Changes in Us Immigration Policy

Part of the debate – in the House of Commons at 8:10 pm on 30th January 2017.

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Photo of Stuart McDonald Stuart McDonald Shadow SNP Spokesperson (Immigration, Asylum and Border Control) 8:10 pm, 30th January 2017

I thank Edward Miliband and Nadhim Zahawi for securing this debate. Like so many colleagues, I agree that what President Trump has done is absolutely appalling. It is a prejudiced, xenophobic, Islamophobic policy and a horrible, sad episode in the history of a country with such a strong and proud record of welcoming migrants and refugees.

Remarkably, it has not even been six months since President Obama hosted his international summit aimed at encouraging states to pledge more resettlement places for refugees. The background to that summit was that more 65 million people have been forced to flee their homes—the highest number since the second world war—more than 21 million of whom have had to flee their countries altogether. Presciently, President Obama warned world leaders that

“if we were to turn refugees away simply because of their background or religion, or, for example, because they are Muslim, then we would be reinforcing terrorist propaganda that nations like my own are somehow opposed to Islam, which is an ugly lie that must be rejected in all of our countries by upholding the values of pluralism and diversity.”

That of course is exactly the disastrous mistake that President Trump has just made.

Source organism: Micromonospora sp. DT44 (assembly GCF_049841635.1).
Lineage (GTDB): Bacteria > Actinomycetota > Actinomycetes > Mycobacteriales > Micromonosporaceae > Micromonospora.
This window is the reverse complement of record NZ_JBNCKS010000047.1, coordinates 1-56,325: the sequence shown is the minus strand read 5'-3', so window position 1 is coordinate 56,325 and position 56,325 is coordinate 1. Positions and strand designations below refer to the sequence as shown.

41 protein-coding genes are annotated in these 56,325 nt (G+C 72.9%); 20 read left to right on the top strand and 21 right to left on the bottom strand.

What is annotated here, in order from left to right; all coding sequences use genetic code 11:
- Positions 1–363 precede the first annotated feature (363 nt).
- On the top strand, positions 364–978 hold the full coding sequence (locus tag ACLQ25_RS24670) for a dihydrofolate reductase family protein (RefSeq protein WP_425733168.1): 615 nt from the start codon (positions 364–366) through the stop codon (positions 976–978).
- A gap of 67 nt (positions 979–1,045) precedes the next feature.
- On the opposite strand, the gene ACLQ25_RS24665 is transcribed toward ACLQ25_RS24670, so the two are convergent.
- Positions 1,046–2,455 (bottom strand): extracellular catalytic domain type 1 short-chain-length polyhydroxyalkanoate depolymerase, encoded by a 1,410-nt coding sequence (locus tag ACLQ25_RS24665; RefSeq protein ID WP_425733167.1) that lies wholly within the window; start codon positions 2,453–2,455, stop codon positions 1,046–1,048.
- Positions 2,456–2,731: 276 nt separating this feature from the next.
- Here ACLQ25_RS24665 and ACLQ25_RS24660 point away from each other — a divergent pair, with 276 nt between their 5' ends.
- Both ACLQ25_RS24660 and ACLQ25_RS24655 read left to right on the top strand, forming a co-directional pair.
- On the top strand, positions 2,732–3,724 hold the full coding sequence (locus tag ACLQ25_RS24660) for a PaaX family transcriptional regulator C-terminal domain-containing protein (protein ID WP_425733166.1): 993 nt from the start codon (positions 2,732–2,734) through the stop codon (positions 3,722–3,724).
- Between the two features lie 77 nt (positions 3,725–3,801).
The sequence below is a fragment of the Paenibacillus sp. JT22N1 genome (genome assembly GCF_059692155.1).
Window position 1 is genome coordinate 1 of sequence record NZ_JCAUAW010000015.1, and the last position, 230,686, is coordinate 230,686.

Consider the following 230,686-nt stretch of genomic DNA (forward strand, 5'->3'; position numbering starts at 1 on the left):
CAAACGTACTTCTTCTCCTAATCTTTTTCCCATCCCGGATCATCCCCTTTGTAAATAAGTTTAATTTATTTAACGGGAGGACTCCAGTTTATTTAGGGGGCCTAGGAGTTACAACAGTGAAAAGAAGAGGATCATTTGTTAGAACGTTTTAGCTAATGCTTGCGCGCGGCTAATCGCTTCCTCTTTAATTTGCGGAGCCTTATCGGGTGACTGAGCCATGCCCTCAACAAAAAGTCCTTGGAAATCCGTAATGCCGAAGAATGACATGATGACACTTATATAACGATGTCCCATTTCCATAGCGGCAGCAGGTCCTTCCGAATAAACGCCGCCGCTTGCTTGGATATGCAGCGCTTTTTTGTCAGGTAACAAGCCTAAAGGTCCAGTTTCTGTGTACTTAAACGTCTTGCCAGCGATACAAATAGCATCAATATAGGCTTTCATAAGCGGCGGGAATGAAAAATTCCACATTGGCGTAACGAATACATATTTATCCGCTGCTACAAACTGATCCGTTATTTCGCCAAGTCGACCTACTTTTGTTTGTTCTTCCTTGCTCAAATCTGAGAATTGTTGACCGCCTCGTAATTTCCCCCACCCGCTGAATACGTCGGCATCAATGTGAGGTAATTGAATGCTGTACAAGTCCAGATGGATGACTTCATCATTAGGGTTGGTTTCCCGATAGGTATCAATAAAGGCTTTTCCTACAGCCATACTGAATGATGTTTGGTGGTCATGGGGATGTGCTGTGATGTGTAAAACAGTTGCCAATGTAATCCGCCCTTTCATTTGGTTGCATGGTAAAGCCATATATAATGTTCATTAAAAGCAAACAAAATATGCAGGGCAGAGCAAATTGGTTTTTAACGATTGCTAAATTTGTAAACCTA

In 2015, the US accounted for 60% of global refugee resettlement places. With President Trump in office, it is now more imperative than ever that other Governments step up to the plate, reject the narrative that he has capitulated to, and send a message loud and clear that we will stand up for and defend to the hilt the precious international system for the protection of refugees established by the Geneva convention of 1951. The question is whether the Prime Minster and this Government will step up to the plate. It is fair to say that I have some doubts, but I dearly and sincerely hope to be proved wrong.

The Government can start proving me wrong today by putting on the record their unequivocal backing for the refugee convention, by abandoning talk of redefining the convention’s fundamental terms, by emphasising their commitment to resettle 20,000 vulnerable Syrians. If possible, which it is, they should do more and expand the scope of refugee family reunion and provide safe legal routes for those escaping persecution. Most importantly of all, will the Government commit today to ensuring that the Dubs scheme for relocating unaccompanied child refugees from Europe will remain in operation in the long term while the refugee crisis continues to unfold? What could be a stronger and more fitting rebuke for such a terrible and divisive decision?